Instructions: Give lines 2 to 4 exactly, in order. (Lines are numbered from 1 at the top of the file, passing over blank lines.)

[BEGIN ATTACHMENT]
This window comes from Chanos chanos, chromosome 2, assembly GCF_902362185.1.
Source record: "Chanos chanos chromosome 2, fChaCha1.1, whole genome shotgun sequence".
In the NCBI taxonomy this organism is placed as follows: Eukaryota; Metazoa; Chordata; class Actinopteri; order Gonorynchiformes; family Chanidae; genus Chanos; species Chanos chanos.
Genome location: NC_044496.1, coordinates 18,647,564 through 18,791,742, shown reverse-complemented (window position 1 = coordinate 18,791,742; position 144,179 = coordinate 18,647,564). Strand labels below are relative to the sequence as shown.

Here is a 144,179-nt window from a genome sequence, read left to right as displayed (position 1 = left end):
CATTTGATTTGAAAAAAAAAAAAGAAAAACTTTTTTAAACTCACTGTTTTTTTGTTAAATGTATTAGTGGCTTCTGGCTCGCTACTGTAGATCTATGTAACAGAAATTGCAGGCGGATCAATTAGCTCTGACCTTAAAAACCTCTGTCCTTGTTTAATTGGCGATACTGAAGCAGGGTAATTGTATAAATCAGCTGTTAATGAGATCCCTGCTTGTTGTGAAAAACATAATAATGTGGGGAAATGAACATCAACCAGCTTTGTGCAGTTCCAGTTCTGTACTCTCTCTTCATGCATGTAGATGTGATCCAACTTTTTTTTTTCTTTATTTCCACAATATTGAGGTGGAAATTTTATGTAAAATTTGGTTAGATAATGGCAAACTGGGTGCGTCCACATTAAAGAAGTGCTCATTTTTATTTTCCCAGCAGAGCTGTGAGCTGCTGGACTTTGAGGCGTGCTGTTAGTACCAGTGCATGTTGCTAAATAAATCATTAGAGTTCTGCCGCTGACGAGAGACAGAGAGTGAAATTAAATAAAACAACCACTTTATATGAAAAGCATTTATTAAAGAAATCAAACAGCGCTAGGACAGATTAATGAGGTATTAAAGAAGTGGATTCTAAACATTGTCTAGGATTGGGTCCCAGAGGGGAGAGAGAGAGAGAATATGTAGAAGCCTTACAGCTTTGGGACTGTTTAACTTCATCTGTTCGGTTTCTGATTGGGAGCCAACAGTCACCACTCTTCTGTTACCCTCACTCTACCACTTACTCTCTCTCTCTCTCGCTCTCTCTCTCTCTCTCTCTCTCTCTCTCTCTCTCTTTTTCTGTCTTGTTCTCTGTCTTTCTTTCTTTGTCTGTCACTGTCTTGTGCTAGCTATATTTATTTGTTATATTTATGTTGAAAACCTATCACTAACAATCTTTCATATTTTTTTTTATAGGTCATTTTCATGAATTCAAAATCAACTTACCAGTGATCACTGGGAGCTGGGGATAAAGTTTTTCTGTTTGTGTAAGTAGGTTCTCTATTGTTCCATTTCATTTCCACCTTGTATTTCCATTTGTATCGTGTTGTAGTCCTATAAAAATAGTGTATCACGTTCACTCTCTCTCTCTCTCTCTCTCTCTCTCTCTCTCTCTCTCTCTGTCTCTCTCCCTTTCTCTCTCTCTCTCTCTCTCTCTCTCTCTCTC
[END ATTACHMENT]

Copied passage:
Source record: "Chanos chanos chromosome 2, fChaCha1.1, whole genome shotgun sequence".
In the NCBI taxonomy this organism is placed as follows: Eukaryota; Metazoa; Chordata; class Actinopteri; order Gonorynchiformes; family Chanidae; genus Chanos; species Chanos chanos.
Genome location: NC_044496.1, coordinates 18,647,564 through 18,791,742, shown reverse-complemented (window position 1 = coordinate 18,791,742; position 144,179 = coordinate 18,647,564). Strand labels below are relative to the sequence as shown.